Austin D. White is a Lead Engineer at Oklahoma Gas and Electric Company in Oklahoma City, Oklahoma. He is currently responsible for transmission/substation protective system settings and coordination, disturbance event/misoperation analysis, and system modeling/simulation. Since 2008, he has been leading the efforts to deploy a synchronized phasor measurement system for OG&E which now includes over 350 PMUs. He received his B.S. in Electrical Engineering from Oklahoma Christian University in 2001, followed by a M.S. in Engineering and Technology Management from Oklahoma State University in 2008. He is also a licensed Professional Engineer (PE) in the state of Oklahoma.
Distribution Volt-var Control and Optimization
Dr. Murty V.V.S. Yalla has been with Beckwith Electric Co. since 1989 and presently holds the position of President. He received a BSEE and MSEE from India and a Ph.D. in EE from the University of New Brunswick, Canada in 1987. From 1988 to 1989, he taught and conducted research on digital power system protection at Memorial University in Newfoundland, Canada. He holds five U.S. patents in the areas of digital controls and protective relays. Dr. Yalla is the Deputy Technical Advisor to the United States National Committee (USNC) of the IEC TC95. He is the chairman of the IEC TC95 MT4. He was a U.S. delegate to the CIGRÈ WGs on Modern Techniques for Protecting and Monitoring Generating Plants and Power Transformers. He was also a member of the NERC System Protection and Control Subcommittee (SPCS).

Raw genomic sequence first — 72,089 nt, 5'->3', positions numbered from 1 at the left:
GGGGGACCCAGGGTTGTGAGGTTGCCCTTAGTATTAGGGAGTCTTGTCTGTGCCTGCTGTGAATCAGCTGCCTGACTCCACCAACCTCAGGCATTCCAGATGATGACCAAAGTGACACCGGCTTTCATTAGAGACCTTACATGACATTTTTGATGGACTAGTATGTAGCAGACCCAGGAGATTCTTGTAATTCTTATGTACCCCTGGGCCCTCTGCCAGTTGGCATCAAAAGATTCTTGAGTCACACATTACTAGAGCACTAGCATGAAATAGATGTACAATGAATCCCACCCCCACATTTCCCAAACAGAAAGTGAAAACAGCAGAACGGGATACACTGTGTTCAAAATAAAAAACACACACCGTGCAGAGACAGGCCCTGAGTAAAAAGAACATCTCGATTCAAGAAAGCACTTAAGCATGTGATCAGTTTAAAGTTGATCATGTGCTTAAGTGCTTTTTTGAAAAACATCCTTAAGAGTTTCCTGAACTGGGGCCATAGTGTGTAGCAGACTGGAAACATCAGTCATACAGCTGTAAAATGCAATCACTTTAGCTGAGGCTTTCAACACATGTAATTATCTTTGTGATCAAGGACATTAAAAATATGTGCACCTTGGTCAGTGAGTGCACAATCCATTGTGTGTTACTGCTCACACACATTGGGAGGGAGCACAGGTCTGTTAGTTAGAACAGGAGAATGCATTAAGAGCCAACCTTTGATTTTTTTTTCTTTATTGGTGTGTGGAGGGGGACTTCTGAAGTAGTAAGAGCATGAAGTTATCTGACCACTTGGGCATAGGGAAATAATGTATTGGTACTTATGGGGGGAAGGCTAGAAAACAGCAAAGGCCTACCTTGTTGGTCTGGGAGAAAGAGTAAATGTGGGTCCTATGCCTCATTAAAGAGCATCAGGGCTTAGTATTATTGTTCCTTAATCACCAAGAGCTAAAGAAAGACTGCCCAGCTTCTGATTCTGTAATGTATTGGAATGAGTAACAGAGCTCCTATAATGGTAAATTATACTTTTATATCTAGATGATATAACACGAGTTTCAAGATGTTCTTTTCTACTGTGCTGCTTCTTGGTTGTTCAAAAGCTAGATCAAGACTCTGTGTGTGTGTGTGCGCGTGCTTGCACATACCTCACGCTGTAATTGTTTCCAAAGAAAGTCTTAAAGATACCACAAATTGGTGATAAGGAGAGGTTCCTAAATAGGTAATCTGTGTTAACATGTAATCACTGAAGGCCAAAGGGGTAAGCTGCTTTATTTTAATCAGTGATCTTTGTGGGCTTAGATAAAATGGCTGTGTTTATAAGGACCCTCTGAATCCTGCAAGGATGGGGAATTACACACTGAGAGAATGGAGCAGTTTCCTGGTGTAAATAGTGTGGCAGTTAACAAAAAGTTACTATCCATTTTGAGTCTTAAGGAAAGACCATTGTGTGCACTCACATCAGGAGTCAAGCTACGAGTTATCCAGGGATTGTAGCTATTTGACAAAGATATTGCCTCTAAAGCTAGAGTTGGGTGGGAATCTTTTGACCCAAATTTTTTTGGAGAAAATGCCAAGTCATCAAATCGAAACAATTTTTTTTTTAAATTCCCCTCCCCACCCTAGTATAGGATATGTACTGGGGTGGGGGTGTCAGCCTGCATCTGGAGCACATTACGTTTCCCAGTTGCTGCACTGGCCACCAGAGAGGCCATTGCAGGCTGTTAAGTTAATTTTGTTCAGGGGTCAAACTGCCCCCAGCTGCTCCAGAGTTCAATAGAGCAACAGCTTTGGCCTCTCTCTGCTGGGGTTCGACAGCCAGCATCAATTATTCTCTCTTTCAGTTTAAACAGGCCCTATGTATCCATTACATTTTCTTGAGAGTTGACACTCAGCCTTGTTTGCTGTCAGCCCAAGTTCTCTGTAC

In 2006, Dr. Yalla was elected to Fellow grade by the IEEE Fellow Committee for his contributions in computer relays for power systems. He serves on the IEEE PES Fellows Committee. He is presently the Chair of the Rotating Machinery Protection Subcommittee of the PSRC. He was the chairman of the working group which developed IEEE Standard C37.102-2006 "Guide for AC Generator Protection." He co-authored an IEEE PES tutorial on the "Protection of Synchronous Generators." He received the IEEE Florida Council Outstanding Engineer Award in 2005. Dr. Yalla also received the IEC 1906 Award in 2010 which honors the IEC experts around the world in recognizing their exceptional recent achievements and contributions to the IEC committees.